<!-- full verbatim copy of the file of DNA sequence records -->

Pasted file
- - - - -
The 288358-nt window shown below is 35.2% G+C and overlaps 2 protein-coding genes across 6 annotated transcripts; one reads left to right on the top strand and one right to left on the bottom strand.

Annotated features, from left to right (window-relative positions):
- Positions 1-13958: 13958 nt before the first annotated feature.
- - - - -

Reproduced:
The 288358-nt window shown below is 35.2% G+C and overlaps 2 protein-coding genes across 6 annotated transcripts; one reads left to right on the top strand and one right to left on the bottom strand.

Annotated features, from left to right (window-relative positions):
- Positions 1-13958: 13958 nt before the first annotated feature.